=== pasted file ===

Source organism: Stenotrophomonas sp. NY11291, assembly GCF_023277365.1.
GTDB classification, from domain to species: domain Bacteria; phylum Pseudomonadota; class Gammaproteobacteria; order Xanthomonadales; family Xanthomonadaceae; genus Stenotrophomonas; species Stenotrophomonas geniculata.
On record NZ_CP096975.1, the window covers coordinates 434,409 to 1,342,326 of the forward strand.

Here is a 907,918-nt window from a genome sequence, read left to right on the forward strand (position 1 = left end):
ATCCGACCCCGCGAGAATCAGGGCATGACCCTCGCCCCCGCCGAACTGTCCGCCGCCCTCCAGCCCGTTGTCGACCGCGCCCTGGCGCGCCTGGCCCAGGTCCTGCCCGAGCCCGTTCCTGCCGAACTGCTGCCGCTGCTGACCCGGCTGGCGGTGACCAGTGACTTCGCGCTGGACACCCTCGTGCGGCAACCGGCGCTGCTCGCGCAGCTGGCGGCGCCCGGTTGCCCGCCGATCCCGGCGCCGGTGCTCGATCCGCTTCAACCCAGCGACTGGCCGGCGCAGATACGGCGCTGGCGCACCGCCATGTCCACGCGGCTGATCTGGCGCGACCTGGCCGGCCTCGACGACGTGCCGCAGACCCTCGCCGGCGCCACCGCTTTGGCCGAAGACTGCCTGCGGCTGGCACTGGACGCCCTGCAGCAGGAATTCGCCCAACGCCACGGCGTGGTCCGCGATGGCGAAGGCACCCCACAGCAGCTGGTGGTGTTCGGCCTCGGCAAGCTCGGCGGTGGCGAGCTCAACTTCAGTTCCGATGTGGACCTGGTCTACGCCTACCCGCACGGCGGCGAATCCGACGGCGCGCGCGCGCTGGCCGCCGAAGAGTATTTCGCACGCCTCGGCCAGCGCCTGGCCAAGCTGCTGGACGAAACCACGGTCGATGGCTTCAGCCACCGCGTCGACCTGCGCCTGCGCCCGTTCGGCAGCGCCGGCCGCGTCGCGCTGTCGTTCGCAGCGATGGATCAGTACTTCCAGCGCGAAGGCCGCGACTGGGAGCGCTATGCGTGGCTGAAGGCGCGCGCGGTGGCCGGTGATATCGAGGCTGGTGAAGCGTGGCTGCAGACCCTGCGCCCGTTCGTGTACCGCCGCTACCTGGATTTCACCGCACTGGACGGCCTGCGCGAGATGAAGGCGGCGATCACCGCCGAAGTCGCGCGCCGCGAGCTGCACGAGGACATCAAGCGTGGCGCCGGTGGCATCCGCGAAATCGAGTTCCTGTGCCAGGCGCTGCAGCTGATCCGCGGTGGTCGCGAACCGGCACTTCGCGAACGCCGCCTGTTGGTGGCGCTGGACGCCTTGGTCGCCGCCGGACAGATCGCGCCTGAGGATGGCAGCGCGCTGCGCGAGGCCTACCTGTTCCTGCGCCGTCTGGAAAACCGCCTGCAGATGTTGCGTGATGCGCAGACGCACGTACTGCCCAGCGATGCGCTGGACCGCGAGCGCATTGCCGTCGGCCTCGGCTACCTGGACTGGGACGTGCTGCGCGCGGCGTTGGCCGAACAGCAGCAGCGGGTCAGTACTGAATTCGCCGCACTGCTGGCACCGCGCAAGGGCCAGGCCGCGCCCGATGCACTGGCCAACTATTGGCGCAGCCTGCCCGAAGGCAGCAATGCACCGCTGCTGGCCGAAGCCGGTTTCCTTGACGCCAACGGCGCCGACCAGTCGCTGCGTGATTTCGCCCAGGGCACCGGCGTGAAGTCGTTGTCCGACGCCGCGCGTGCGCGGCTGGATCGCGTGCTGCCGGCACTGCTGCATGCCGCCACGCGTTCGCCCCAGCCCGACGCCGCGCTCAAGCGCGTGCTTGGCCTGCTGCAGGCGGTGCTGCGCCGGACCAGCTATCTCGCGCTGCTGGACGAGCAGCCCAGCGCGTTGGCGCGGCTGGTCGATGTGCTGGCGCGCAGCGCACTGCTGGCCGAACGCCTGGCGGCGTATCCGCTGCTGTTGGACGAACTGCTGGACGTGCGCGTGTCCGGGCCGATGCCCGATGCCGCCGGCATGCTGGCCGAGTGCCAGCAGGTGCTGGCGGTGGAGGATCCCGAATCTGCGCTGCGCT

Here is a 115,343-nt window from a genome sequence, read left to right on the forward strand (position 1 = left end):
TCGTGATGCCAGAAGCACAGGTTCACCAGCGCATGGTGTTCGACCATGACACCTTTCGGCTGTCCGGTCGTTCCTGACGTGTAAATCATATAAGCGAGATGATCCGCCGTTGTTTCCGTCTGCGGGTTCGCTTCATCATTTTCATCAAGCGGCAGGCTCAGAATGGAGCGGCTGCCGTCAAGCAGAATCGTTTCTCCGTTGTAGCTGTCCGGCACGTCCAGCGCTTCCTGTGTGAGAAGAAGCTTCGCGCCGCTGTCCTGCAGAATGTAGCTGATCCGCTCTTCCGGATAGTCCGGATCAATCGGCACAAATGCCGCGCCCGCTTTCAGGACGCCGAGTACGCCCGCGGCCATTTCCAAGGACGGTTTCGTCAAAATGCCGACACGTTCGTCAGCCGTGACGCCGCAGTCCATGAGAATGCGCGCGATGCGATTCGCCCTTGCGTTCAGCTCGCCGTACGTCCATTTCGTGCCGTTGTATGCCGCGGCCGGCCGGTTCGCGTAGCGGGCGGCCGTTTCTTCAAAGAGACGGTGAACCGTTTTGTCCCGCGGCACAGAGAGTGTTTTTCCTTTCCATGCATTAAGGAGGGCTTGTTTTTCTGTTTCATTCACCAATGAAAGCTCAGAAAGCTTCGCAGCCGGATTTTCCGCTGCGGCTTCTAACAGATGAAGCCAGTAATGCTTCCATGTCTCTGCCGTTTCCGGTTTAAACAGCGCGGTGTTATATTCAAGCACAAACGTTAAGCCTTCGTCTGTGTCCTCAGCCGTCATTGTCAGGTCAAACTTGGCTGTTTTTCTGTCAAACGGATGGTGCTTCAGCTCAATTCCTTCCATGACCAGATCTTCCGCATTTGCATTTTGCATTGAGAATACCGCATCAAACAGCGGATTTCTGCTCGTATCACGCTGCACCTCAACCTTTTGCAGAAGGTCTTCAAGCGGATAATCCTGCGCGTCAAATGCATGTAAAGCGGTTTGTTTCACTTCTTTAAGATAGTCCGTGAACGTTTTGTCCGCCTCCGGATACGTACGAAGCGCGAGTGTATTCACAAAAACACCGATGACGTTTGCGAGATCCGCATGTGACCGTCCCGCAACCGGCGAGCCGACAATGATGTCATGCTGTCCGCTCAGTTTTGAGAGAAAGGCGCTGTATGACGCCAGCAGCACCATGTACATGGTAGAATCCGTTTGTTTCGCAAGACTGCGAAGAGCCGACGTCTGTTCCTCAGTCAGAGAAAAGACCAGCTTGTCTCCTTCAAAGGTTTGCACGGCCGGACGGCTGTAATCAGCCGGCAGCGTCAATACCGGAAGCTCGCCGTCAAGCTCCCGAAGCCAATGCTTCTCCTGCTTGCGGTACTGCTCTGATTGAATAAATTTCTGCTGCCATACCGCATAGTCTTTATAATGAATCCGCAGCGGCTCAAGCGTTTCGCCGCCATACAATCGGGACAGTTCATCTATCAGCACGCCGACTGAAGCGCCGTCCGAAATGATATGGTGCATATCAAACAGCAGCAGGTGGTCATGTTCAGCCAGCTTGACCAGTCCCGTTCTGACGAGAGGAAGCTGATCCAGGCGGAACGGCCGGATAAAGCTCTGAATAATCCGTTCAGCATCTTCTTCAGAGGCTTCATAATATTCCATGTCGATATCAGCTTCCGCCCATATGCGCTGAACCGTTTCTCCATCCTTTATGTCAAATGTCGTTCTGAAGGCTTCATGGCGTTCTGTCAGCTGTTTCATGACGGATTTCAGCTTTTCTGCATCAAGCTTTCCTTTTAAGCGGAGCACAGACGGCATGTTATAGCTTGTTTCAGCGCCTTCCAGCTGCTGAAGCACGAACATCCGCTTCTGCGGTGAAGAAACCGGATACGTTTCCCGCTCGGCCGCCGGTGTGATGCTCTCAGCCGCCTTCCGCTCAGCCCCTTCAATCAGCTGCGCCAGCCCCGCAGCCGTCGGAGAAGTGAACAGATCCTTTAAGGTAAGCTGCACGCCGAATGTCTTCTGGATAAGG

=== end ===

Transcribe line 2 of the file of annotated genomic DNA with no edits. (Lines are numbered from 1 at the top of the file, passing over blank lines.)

GTDB classification, from domain to species: domain Bacteria; phylum Pseudomonadota; class Gammaproteobacteria; order Xanthomonadales; family Xanthomonadaceae; genus Stenotrophomonas; species Stenotrophomonas geniculata.